Looking to her future, Henry is now eager to become involved with a new coach, a new team and creating new lasting friendships. As she works her way through Murray State, along with other personal goals, she’ll always have her sights set on a high goal: “The Olympic Dream, I think, lives inside everyone. Very few people make it to the world's stage, however,” she said. “It's honestly just something I've always wanted to do, and shooting has just carved a pathway for me to do so.”
Outside of shooting, Henry has been involved with a multitude of community service opportunities, most often based through a veterans organization, as well as working with local businesses on logo designs and other marketing projects. She was also involved in her county’s 4-H Shooting Sports program, POWER SET (an academic program for young women offering opportunities in science, technology, engineering and mathematics), University Interscholastic League Spelling and was a JROTC recruiting offer and platoon commander.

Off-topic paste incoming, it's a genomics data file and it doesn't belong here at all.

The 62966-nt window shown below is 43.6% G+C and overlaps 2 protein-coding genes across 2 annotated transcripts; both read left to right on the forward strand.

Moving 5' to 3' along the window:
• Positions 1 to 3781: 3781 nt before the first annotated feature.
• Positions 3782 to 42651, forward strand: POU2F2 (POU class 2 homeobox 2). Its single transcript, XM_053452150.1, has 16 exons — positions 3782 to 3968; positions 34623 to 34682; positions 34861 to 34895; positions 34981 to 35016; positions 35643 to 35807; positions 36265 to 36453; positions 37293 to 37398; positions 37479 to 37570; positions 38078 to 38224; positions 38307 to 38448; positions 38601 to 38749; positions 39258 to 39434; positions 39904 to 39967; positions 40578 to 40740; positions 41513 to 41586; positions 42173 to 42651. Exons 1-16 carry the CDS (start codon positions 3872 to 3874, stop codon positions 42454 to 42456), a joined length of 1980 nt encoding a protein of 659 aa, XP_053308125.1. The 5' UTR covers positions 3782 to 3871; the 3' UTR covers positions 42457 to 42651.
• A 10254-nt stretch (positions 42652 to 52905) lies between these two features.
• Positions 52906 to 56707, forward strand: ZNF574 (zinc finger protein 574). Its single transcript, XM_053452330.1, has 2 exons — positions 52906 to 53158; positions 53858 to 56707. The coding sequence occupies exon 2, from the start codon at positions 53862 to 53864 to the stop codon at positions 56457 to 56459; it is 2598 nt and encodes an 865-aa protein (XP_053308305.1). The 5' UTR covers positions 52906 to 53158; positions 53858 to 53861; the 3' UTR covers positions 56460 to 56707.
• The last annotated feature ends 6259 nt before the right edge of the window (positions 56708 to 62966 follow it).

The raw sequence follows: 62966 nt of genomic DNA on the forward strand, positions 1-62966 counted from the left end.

Her Granbury coach, Lt. Col. Scott Casey, said of Henry in his Letter of Nomination for the CMP Scholarship, “As Allison’s rifle coach for the past four years, I have had the opportunity to observe her on a daily basis. During this time, she has exceeded all expectations . . . Her personal and professional acumen and integrity are without question. The character and leadership of this young lady has few equals.”
He goes on to speak of her capacity as an ambassador of the sport as well as a role model for younger marksmen to emulate and calls her, “an ideal representative of the Civilian Marksmanship Program.”
The annual $1,000 CMP Scholarships are available to graduating high school JROTC, 4-H and other junior shooting club members. Scholarship applications are only accepted if they are received completed and if the applicant is a U.S. citizen, shows good moral character, is a contributing member to society and is a scholar marksman.
To learn more about the Civilian Marksmanship Program and how they may be able to help your rising shooting star, click here.